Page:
As mentioned in Part Three, OruxMaps will automatically cache data from online map services, up to a user-specified limit. However, it can also use mapsets generated automatically from online map data in several different ways. This has the advantage of letting you specify the geographic area and zoom levels you want included, and letting the program handle the download chores; for cached data, you have to manually scroll to the desired area, and zoom in/out to cover all desired map zoom levels. If at all possible, you should only do this when you have a good WiFi connection, as these mapsets can easily run to 10s, if not 100s, of megabytes in size.
Figure 1: The first method for generating such mapsets is to use OruxMaps built-in mapset generator. From the main intro screen, choose Online Maps, select the online map source you want to use, and zoom/scroll to the desired map location and area coverage. Then go to Menu => Tools => Map Creator …
Figure 2: Here, you can modify the latitude/longitude limits of the map, and select the zoom levels you want included. This is a bit inconvenient – other map programs let you manually select the desired area graphically rather than requiring lat/long values.
Figure 3: Higher zoom levels are greater detail, but will require more storage space; OruxMaps will tell you how much storage space will be needed, and how many tiles will be downloaded. For example, checking “17” and “18” here would increase the mapset size to 697 MB; checking “19” would exceed the maximum allowable size of 2000 MB, 2 GB. You’ll also need to specify a name for the mapset at the bottom. Once done, click on download, and you’ll get a progress bar; for a large dataset, be prepared to wait a while, even with a fast connection.
Figure 4: Once complete, the new mapset should show up in the list of offline maps that pops up when you choose Browse maps from the startup screen, or Offline maps from any map selection screen …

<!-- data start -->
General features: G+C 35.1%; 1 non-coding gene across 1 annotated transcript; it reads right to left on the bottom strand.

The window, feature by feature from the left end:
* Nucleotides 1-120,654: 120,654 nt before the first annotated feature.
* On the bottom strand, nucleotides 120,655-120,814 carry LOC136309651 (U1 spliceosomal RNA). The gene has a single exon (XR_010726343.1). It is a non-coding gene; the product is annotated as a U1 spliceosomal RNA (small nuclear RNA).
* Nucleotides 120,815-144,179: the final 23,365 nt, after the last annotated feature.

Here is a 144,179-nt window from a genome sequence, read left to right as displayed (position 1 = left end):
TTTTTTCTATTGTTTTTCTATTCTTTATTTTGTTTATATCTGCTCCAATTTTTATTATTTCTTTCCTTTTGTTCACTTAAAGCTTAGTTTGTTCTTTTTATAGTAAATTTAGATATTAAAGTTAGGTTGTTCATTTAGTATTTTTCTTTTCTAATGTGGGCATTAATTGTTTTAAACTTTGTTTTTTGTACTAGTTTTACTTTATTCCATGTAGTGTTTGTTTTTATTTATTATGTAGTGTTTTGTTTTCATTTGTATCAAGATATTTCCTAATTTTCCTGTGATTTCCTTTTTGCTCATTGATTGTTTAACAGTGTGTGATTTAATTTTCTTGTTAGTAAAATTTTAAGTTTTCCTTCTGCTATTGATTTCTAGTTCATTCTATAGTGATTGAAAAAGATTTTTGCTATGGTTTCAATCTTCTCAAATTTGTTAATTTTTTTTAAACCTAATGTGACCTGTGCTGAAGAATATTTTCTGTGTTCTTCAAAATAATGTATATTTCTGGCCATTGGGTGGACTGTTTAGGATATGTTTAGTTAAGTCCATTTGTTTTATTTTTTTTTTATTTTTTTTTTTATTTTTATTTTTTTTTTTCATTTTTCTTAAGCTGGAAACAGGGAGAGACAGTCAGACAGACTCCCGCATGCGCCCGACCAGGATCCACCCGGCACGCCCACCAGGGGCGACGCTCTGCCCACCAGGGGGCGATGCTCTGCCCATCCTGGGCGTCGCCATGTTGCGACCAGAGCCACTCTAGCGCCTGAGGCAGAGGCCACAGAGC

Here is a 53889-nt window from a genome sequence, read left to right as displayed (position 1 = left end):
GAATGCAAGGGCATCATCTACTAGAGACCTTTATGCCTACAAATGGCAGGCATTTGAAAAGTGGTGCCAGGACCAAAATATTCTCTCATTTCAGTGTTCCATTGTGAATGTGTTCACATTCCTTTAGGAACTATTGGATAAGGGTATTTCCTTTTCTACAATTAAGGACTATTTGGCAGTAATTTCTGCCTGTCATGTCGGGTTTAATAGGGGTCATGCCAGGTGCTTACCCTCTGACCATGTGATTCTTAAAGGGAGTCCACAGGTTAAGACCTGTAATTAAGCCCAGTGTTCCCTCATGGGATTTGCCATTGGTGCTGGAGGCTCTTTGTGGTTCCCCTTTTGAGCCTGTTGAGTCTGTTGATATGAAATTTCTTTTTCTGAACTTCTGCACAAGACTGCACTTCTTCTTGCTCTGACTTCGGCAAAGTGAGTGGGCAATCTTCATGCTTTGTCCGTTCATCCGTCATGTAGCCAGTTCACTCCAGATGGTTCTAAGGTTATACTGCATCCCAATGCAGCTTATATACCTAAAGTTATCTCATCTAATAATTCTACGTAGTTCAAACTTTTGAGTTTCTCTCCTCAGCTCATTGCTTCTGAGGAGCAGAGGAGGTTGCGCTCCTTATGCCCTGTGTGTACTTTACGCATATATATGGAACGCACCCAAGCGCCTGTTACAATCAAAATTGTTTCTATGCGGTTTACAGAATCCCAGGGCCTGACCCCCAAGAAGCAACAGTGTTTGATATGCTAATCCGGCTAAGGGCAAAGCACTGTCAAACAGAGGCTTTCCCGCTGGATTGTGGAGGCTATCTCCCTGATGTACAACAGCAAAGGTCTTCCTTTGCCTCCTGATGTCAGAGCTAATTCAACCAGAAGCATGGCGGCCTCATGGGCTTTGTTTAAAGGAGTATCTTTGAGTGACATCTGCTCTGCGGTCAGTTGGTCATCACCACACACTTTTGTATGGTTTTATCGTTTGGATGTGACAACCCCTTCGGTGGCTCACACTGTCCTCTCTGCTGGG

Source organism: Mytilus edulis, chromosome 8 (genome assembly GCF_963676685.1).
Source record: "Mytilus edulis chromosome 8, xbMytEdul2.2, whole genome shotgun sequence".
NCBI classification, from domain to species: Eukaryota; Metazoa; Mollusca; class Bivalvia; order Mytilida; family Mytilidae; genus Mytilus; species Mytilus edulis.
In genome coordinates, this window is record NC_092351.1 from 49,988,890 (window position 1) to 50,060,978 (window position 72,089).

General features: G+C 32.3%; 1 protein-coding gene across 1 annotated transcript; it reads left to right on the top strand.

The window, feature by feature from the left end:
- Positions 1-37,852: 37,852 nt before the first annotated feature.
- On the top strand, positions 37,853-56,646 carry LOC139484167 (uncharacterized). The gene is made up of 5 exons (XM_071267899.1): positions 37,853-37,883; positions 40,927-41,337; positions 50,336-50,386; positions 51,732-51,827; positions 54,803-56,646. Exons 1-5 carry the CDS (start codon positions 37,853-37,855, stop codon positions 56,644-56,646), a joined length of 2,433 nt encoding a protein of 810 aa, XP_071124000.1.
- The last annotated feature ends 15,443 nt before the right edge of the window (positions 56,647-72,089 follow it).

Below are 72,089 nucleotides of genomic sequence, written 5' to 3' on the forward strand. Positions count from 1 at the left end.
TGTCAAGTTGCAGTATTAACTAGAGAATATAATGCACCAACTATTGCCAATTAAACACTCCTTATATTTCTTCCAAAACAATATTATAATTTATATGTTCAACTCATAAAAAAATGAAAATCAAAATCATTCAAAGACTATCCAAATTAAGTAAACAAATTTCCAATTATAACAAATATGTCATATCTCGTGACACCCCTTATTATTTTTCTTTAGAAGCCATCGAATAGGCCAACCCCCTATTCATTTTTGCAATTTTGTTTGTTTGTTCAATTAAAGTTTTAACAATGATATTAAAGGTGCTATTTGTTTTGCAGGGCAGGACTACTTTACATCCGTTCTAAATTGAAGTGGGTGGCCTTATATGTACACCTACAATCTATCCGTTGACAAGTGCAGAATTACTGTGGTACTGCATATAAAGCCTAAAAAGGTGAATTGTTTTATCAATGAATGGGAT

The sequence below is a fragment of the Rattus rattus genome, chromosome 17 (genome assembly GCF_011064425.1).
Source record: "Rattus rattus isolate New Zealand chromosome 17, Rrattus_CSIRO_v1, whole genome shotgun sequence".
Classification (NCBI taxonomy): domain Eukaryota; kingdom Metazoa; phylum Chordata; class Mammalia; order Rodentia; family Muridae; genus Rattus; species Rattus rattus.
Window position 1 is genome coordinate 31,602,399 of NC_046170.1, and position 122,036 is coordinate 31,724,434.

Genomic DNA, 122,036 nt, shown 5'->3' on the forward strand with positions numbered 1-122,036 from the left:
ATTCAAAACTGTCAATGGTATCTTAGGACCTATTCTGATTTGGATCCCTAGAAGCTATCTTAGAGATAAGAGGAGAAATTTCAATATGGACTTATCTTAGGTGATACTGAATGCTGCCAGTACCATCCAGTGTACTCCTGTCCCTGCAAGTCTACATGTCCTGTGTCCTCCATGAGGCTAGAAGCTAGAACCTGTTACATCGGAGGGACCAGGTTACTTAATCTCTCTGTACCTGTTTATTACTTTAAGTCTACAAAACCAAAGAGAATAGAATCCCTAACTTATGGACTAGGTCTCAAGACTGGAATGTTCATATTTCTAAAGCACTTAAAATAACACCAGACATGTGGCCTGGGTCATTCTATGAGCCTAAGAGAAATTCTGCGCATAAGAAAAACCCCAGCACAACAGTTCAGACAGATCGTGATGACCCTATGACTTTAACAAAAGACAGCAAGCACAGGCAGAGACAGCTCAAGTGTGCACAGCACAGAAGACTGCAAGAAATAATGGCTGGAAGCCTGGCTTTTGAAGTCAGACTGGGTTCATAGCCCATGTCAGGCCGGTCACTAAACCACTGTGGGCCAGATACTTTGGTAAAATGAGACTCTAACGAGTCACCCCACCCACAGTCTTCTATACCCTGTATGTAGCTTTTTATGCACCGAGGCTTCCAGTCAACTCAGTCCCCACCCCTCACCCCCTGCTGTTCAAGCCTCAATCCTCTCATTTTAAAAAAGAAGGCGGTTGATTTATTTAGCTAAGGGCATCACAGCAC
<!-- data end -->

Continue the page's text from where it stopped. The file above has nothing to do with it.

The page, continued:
Figure 5: … and the selected mapset should load in. Zoom in to a level for which you have no data, and either you’ll get a blank screen, or a different mapset for which data for that zoom level exists will load in.
This works, but it isn’t the easiest system, and you’re limited to just those online mapsets available in OruxMaps. The app author himself doesn’t really recommend this approach, but it’s there if you need it. A better option may be to use the free Mobile Atlas Creator application. I’ve covered how to use this app in previous posts, so I won’t repeat the basic operations. But for creating a mapset for OruxMaps, the app-specific details seem to be:
- Select OruxMaps or OruxMaps Sqliteas the atlas format (latter requires the SQLiteJDBC library file in the same directory).
- You can add multiple mapset types to the atlas, but be sure to give each a unique name.
- Create the atlas, and when complete, open the atlas folder.
- Open the folder for the newly-created atlas, and copy the folders with the same names as the mapsets into the oruxmaps/mapfiles folder on your Android unit.
- Start up OruxMaps, and you should get a message stating that the map database is being updated. If you don’t get that, you can do this manually from the startup screen with Menu => Update maps DB. Your mapset “should” show up in the Browse maps option.
Notice how I said that these “seem to be” the details? That’s because I couldn’t get this process to work on my Android, no matter how hard I tried. Others have reported success, so it must be something that I’m doing wrong, or some quirk with my phone. If anyone else gets this to work, please post in the comments section, along with any special tricks you might have used. I’d really like to get this to work on my phone!
Tomorrow: Creating OruxMaps mapsets from scanned/downloaded mapfiles.